April 5, 2016

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All-Ages or Small-Ages? #1 (Feathers by Jorge Corona and Jen Hickman)



There are a wide array of all-ages comics out there from the classic Archie comics, through the Sonic the Hedgehog and Disney, all the way to the original properties such as Lumberjanes. You might look at one of these books and think that, as an adult, it doesn’t have much to offer you. As someone who has discovered a deep fondness for titles such as this, I’ve been surprised by how rich and complex the stories can be. All-Ages or Small-Ages? is a feature that takes a look at the books that fall under this banner and attempts to analyse whether or not their assigned label is apt; is it a book that you can read along with your children?

Feathers is a six issue miniseries by Jorge Corona and Jen Hickman that was released over the course of 2015. It follows an avian child, Poe, in a world where the divide between the two classes is held in place by an almighty wall. The White City houses the elite in their finest hosiery, whilst the other side of the wall holds the general populace in the more run-down area, The Maze. Struggling to find his place in a world that hates and fears him, when he encounters a young girl from the privilege of the upper class, Poe soon discovers that everything that he thought might be incomplete. With a narrative framed as a mysterious and ongoing battle between two deities, everyone might not have as much choice in their actions as they think.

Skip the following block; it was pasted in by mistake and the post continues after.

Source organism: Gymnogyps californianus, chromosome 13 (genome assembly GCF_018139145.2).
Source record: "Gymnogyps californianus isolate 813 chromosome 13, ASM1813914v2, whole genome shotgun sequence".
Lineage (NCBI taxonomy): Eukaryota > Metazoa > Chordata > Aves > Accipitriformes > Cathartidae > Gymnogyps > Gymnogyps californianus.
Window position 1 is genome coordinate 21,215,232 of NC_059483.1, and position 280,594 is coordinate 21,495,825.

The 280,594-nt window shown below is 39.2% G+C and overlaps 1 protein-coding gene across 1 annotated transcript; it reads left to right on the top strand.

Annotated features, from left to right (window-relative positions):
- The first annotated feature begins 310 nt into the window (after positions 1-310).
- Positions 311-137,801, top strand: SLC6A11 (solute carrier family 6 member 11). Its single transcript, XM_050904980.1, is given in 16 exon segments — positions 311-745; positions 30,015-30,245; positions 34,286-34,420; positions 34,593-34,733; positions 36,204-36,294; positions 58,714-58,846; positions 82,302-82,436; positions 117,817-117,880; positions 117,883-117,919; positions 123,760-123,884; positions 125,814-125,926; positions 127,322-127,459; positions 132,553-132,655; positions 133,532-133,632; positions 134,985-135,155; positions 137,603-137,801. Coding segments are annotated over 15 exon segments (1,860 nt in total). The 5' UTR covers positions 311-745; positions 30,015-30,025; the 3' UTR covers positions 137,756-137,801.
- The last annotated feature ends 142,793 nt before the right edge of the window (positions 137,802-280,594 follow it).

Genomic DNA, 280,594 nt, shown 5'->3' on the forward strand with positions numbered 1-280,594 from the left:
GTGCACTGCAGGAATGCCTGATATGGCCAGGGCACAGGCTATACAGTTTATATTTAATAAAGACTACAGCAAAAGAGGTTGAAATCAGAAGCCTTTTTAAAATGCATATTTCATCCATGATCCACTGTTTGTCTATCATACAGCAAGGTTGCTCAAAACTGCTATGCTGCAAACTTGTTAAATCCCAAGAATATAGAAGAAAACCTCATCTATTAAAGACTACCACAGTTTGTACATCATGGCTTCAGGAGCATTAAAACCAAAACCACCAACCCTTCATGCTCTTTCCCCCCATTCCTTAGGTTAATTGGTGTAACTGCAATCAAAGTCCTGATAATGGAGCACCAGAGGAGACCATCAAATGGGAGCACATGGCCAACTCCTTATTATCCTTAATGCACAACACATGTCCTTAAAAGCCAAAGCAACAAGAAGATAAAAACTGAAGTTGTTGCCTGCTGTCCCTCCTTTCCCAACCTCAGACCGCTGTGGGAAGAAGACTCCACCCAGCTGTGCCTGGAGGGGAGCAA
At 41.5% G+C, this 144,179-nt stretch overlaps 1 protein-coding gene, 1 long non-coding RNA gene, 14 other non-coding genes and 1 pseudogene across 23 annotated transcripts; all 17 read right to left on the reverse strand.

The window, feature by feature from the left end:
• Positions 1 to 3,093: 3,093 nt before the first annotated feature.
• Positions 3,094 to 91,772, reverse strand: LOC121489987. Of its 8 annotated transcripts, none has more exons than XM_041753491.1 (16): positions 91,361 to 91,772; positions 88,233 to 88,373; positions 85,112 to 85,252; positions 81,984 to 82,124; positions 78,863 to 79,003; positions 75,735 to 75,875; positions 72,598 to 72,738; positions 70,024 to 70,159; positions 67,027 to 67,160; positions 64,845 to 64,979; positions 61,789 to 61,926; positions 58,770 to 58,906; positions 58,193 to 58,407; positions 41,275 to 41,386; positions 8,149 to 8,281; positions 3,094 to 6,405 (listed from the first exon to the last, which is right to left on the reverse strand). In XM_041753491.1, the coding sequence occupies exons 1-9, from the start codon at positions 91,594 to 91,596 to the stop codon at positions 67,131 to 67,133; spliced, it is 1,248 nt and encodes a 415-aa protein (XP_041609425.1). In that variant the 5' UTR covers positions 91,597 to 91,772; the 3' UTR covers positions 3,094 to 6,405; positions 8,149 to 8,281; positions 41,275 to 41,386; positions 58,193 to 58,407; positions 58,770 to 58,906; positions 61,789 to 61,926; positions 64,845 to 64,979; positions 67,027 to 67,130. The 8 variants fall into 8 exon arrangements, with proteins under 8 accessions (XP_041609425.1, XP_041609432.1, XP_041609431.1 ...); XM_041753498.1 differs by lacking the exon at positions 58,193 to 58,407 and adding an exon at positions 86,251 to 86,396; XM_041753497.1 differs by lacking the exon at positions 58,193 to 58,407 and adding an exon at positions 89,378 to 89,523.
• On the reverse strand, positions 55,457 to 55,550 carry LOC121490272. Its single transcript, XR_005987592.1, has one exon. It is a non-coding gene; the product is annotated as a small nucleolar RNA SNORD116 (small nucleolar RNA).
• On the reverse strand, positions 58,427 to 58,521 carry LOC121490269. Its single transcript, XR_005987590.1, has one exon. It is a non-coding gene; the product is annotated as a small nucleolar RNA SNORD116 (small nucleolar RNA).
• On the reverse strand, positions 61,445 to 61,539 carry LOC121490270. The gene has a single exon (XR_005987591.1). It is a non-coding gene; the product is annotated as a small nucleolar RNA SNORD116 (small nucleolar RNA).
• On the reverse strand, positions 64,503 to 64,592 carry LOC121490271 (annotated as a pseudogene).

The metaphor of the barrier is apparent as an analogue for any marginalised population from the very beginning. Unexpectedly, Jorge Corona manages to explore the varying attitudes that this creates over a very short space of time. The parents of the youthful and excitable Bianca are where this is the most clear: the mother and father have diametrically opposed views, but are each believable reactions to the situation at hand. The mother uses her religion to justify the continued separation, while the father thinks that because this is the way that it’s always been, it’s how it should remain. These justifications are two of the most common in the case of prejudice and are delivered in a way that feels subtle while also driving the message home.

The two main characters feel immature and young for the vast majority of this book, providing young readers with a relatable representation of themselves. Bianca has a devil-may-care attitude and the sense of invincibility that always comes with youth. The moment when she has the realisation that everything can’t easily be solved by her parents is a humbling moment for her and she behaves in such a visceral way that truly breaks your heart. You get dragged along with Bianca's enthusiastic reaction to this new adventure, so you feel as shocked as her when she realises that it's no longer a game.


Both characters are very childish in their approach and beliefs until, suddenly, they aren’t. This drastic shift could be interpreted as an inconsistent characterisation, but is instead the sign of something far better. In a situation where the adults have far more experience with the status quo and have their preconceived notions of how the system should be run, it takes a fresh look at the world, through the eyes of the kids, to see what needs to change. They haven’t had chance to be permeated by the ingrained prejudices and judgements that fill the head of all of the people around them.